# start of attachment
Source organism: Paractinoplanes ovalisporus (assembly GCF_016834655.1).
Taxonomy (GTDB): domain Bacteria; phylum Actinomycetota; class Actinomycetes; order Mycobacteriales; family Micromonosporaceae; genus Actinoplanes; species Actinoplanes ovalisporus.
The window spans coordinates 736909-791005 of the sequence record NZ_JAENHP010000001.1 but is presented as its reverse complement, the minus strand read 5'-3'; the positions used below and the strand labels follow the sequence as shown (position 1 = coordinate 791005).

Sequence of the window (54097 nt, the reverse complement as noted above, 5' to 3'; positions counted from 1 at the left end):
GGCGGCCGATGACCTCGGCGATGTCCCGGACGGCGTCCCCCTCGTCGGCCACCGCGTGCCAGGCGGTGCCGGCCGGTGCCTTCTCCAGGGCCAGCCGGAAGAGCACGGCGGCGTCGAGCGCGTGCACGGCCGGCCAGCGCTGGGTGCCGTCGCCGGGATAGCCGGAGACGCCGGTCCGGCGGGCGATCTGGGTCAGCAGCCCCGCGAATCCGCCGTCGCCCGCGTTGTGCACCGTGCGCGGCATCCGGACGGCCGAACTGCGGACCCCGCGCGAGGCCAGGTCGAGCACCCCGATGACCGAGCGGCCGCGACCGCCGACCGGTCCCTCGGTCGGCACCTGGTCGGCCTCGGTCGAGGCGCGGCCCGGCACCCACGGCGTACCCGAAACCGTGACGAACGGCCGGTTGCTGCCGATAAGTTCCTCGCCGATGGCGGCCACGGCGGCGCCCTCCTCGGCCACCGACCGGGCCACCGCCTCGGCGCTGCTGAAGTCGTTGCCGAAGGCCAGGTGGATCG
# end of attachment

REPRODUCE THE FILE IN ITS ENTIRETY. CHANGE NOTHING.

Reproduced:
Source organism: Paractinoplanes ovalisporus (assembly GCF_016834655.1).
Taxonomy (GTDB): domain Bacteria; phylum Actinomycetota; class Actinomycetes; order Mycobacteriales; family Micromonosporaceae; genus Actinoplanes; species Actinoplanes ovalisporus.
The window spans coordinates 736909-791005 of the sequence record NZ_JAENHP010000001.1 but is presented as its reverse complement, the minus strand read 5'-3'; the positions used below and the strand labels follow the sequence as shown (position 1 = coordinate 791005).

Sequence of the window (54097 nt, the reverse complement as noted above, 5' to 3'; positions counted from 1 at the left end):
GGCGGCCGATGACCTCGGCGATGTCCCGGACGGCGTCCCCCTCGTCGGCCACCGCGTGCCAGGCGGTGCCGGCCGGTGCCTTCTCCAGGGCCAGCCGGAAGAGCACGGCGGCGTCGAGCGCGTGCACGGCCGGCCAGCGCTGGGTGCCGTCGCCGGGATAGCCGGAGACGCCGGTCCGGCGGGCGATCTGGGTCAGCAGCCCCGCGAATCCGCCGTCGCCCGCGTTGTGCACCGTGCGCGGCATCCGGACGGCCGAACTGCGGACCCCGCGCGAGGCCAGGTCGAGCACCCCGATGACCGAGCGGCCGCGACCGCCGACCGGTCCCTCGGTCGGCACCTGGTCGGCCTCGGTCGAGGCGCGGCCCGGCACCCACGGCGTACCCGAAACCGTGACGAACGGCCGGTTGCTGCCGATAAGTTCCTCGCCGATGGCGGCCACGGCGGCGCCCTCCTCGGCCACCGACCGGGCCACCGCCTCGGCGCTGCTGAAGTCGTTGCCGAAGGCCAGGTGGATCG